The Articles of the Watauga Association likely influenced the Cumberland Compact (drafted in 1780), the main link between the two pacts being James Robertson, who in 1779 led a group of colonists into what is now the Nashville area. The Clarksville Compact, drafted for the Clarksville settlement in 1785, may have also been inspired by the Watauga Association (the Clarksville Compact even adopted the laws of Virginia, even though the settlement was clearly within the territory of North Carolina). In the mid-1780s, some former Wataugans (especially John Sevier) played a key role in the establishment of the failed State of Franklin. 
Numerous historians in the 19th and early 20th centuries romanticized the Watauga Association as the first democratic or constitutional government formed by American-born colonists. Historian Andrew C. McLaughlin, in his first major work on the history of the U.S. Constitution, wrote of the Wataugans, "one can find no more striking fact in American history, nor one more typical, than the simple ease with which those frontiersmen ... formed an association and extended the rights and privileges of self-government."  McLaughlin's colleague Claude Van Tyne wrote of the Wataugans, "like the Pilgrim Fathers they were without formal laws and institutions, and they made them."  In The Winning of the West, Theodore Roosevelt treated the Watauga Association as a microcosm of the subsequent American Revolution, writing, "the Watauga settlers outlined in advance the nation's work. They tamed the rugged and shaggy wilderness, they bid defiance to outside foes, and they successfully solved the difficult problem of self-government."  Recent historians point out that while the Watauga Association was one of the first constitutional governments west of the Appalachians, it was not intended as a government separate from the English colonies.  
- Samuel Cole Williams, William Tatham, Wataugan (Johnson City, Tenn.: The Watauga Press, 1947), pp. 11–28.
- Samuel Cole Williams, "The Admission of Tennessee Into the Union." Tennessee Historical Quarterly Vol. IV, no. 4 (December 1945), p. 291.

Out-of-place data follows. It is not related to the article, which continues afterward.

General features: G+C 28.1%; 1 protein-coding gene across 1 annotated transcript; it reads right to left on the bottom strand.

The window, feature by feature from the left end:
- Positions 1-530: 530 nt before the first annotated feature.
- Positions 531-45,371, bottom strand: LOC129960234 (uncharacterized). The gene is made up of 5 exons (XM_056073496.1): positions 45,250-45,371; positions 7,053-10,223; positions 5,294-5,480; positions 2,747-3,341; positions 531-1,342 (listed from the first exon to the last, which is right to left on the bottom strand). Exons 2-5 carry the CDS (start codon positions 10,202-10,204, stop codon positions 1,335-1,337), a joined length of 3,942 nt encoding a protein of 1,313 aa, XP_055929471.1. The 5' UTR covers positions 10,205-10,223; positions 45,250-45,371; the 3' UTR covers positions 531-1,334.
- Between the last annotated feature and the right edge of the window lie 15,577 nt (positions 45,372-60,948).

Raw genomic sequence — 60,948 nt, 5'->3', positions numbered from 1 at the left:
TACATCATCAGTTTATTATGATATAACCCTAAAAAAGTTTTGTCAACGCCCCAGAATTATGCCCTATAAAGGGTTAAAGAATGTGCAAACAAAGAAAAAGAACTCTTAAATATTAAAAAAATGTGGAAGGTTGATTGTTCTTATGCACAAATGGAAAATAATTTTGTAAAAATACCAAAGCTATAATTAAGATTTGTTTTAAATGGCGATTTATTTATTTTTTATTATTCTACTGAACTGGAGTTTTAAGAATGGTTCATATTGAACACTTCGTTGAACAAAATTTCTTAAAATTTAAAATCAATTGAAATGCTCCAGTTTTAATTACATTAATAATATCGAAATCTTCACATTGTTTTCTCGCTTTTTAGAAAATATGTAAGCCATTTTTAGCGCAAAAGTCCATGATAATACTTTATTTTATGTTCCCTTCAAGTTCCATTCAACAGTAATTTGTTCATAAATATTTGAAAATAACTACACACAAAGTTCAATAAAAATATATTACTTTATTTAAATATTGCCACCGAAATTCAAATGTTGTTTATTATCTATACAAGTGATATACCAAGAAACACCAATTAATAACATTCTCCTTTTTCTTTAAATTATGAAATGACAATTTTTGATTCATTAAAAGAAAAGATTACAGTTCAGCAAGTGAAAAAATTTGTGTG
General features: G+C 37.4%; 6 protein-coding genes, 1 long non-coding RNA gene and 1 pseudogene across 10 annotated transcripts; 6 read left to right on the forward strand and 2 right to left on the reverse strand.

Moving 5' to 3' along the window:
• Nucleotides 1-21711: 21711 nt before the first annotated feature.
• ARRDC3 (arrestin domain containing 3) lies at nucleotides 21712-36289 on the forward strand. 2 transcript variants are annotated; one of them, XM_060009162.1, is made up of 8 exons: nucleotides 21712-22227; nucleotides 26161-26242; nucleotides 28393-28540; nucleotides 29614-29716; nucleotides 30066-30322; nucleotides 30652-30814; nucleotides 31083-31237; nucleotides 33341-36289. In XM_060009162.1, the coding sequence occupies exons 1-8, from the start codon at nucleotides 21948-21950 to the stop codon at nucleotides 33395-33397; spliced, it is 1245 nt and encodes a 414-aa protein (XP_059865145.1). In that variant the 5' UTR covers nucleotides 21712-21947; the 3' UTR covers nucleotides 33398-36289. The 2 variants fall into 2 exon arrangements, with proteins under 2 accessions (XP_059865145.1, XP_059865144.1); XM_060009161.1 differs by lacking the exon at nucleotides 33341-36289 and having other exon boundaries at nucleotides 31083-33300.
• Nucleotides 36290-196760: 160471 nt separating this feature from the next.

- Paul Fink, "Some Phases of the History of the State of Franklin." Tennessee Historical Quarterly Vol. XVI, no. 3 (1957), p. 195.
- W. Calvin Dickinson, "Watauga Association"; Tennessee Encyclopedia of History and Culture (2002); Retrieved: 24 May, 2018
- John Finger, Tennessee Frontiers: Three Regions in Transition (Bloomington, Ind.: Indiana University Press, 2001), pp. 43–64.
- Finger, pp. 66–71.
- Samuel Cole Williams, Dawn of Tennessee Valley and Tennessee History (Johnson City, Tenn.: Watauga Press, 1937), pp. 370–377.
- Finger, pp. 48, 71.
- Pat Alderman, Overmountain Men (Johnson City, Tenn.: Overmountain Press, 1970), pp. 81–96.
- Samuel Cole Williams, "The Clarksville Compact." Tennessee Historical Quarterly Vol. 3, no. 3 (1944), pp. 237–247.
- Samuel Cole Williams, Dawn of Tennessee Valley, p. 370n. Williams cites McLaughlin's Confederation and the Constitution, p. 132.
- Samuel Cole Williams, Dawn of Tennessee Valley, p. 370n. Williams cites Van Tyne's The New West, p. 274.
- Samuel Cole Williams, Dawn of Tennessee Valley, p. 370n. Williams cites Roosevelt's The Winning of the West Vol. 1, passim.
- Finger, pp. 46–47.
- Tennessee State Parks – Sycamore Shoals State Historic Park
- Political History of Tennessee Began in 1772 with Adoption of "Written Articles of Association" — article at TNGenWeb by Dallas Bogan
- Chapter II, Watauga—Its Settlement and Government — in The Annals of Tennessee to the End of the Eighteenth Century by J. G. M. Ramsey, 1853.